Second was his revelation that Alinsky's mentor in his youth was Al Capone's “enforcer,” one Frank Nitti. He did the wet work in enforcing Capone's empire and then served as front man for the Chicago mob (the “Chicago Outfit”) after Capone went to jail. Nitti taught Alinsky how successful he was in extortion, racketeering, and blackmail. Alinsky took those rules to heart and had them reprinted in his radical manifesto.
D'Souza didn't shy away from pointing out that Obama, a student of Alinsky's, who was a student of Nitti's, is part of the “progressive menagerie” whose members are dedicated disciples of the Evil One. In the movie, D'Souza makes the case most convincingly, using flow charts of power from one to another to another. Unfortunately those flow charts are missing from the book, but his point is made. The real driver of the Progressive bus is none other than the Great Deceiver himself.
There must be a warning label on the outside of this package: “not for the faint of heart or the naïve.” What D'Souza has done in his continuing conversation to the American people about what is being done to them by the Progressives is point out the flaws in their arguments, providing answers to them, while reminding them that truth will out. As William Cullen Bryant wrote in his epic poem The Battle Field:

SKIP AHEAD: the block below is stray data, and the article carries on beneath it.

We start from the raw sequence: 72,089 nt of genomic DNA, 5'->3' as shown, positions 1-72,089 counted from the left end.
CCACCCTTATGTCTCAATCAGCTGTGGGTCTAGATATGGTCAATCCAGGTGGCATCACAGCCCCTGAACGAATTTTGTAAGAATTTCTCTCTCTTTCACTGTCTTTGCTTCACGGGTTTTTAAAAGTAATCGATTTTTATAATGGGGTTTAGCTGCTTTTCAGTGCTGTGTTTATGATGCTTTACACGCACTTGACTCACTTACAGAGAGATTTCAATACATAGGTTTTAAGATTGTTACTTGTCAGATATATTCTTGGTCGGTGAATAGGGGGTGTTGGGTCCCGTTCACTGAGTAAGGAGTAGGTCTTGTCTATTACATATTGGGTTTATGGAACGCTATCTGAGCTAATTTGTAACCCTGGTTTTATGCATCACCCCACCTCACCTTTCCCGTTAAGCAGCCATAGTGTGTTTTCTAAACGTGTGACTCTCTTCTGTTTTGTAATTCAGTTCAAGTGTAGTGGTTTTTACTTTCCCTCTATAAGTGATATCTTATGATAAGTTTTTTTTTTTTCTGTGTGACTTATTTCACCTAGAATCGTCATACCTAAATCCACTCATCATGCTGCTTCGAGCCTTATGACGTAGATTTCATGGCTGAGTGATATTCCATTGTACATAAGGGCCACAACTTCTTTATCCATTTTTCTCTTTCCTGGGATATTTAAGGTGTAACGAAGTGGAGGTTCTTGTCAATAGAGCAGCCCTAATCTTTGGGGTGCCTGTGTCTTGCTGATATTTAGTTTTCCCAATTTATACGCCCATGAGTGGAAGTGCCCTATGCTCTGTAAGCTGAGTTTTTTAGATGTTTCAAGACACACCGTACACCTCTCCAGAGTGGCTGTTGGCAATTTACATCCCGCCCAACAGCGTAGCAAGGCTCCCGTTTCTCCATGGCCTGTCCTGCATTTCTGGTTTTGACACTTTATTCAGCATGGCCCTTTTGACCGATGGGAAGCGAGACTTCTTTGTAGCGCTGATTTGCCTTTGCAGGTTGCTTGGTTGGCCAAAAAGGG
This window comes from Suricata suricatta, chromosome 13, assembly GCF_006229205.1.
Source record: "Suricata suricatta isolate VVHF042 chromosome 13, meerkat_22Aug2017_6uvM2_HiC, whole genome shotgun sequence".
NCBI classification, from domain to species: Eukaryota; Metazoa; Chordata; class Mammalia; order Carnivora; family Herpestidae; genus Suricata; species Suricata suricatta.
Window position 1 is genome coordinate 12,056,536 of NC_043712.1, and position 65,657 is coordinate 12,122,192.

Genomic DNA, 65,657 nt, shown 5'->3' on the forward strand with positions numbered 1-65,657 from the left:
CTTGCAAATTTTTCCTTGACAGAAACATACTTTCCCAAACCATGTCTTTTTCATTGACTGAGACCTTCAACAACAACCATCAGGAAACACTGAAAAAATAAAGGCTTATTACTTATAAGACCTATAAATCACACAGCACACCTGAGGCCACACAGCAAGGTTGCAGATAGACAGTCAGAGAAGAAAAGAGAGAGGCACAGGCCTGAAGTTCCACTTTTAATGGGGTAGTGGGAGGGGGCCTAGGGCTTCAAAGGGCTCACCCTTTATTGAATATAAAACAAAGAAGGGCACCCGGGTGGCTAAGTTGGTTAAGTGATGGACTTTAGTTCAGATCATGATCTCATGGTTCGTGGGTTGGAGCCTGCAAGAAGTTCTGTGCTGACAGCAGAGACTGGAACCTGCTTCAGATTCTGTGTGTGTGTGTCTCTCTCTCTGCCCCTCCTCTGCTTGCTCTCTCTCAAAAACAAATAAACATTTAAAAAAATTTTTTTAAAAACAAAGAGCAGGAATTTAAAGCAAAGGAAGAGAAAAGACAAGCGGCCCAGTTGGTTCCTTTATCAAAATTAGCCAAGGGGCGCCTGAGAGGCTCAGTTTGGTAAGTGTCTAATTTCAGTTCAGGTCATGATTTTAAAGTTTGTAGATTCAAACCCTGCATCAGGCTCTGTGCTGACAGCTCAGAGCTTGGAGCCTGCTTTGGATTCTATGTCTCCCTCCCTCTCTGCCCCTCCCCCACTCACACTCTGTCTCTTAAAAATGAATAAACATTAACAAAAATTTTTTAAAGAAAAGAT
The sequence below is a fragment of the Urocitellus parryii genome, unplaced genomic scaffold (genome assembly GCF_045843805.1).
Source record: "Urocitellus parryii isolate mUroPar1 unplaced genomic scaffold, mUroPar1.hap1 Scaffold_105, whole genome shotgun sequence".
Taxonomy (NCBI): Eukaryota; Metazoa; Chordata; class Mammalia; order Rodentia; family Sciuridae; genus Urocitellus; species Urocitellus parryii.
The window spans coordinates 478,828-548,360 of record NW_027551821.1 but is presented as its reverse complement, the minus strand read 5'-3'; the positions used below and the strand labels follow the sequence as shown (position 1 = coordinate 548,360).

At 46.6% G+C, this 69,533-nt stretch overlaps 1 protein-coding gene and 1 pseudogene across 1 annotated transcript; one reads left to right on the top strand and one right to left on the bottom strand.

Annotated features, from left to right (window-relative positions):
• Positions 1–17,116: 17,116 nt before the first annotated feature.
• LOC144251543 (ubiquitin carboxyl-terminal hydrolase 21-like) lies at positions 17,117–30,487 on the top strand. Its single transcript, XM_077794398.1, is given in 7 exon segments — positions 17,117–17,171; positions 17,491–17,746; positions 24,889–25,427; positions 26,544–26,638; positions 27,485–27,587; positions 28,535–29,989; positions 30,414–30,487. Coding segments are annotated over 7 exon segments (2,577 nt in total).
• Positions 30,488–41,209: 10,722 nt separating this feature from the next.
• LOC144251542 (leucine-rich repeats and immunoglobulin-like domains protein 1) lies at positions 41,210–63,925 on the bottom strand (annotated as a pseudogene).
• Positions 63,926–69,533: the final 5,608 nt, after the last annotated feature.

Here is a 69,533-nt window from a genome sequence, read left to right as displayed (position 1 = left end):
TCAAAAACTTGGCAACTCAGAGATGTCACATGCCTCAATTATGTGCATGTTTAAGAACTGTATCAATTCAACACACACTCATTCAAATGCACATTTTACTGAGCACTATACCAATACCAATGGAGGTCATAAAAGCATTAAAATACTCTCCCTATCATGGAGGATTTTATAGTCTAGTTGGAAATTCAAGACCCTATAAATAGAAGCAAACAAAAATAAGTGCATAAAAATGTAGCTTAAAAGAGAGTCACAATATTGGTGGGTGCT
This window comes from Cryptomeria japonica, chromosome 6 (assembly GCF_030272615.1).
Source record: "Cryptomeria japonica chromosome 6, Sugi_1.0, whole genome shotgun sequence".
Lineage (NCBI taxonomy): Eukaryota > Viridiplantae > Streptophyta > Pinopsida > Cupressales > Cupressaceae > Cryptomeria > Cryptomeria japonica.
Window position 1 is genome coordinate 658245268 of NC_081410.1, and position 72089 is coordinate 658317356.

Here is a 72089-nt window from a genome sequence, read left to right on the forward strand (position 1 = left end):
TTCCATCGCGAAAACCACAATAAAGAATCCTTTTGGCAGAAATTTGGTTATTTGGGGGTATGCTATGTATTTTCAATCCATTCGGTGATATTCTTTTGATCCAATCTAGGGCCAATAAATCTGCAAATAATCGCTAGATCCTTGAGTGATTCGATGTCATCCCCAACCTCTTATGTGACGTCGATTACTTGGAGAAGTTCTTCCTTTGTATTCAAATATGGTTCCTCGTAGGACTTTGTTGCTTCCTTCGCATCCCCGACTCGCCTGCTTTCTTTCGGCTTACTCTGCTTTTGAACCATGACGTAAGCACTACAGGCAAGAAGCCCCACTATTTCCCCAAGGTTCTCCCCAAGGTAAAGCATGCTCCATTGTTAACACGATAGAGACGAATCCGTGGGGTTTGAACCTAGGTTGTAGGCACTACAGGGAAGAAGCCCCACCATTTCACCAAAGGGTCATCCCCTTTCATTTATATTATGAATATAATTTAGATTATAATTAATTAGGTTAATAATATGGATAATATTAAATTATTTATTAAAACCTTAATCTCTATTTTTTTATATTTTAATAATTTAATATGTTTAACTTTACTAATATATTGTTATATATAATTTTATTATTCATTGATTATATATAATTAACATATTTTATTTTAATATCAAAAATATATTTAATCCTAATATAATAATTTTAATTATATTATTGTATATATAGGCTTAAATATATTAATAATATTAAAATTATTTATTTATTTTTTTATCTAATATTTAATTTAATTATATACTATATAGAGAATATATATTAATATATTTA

Truth, crushed to earth, shall rise again; The eternal years of God are hers; But Error, wounded, writhes in pain, And dies among his worshippers.
Yea, though thou lie upon the dust, When they who helped thee flee in fear, Die full of hope and manly trust, Like those who fell in battle here.
Another hand thy sword shall wield, Another hand the standard wave, Till from the trumpet's mouth is pealed The blast of triumph o'er thy grave.
D'Souza has done a good work here not only in answering the lies but in exposing the liars as well.
America: Imagine the World Without her
Political Film Review – “America: Imagine a World Without Her” is palatable for conservatives
John Fund at National Review: D'Souza's America
Human Events Book review: “America: Imagine a World Without Her” by Dinesh D'Souza
http://en.wikipedia.org/wiki/Howard_Zinn Bio of Howard Zinn
Howard Zinn's A People's History of the United States
Amazon: America: Imagine a World without Her
Alinsky's Dedication to Lucifer
Bryant's The Battle Field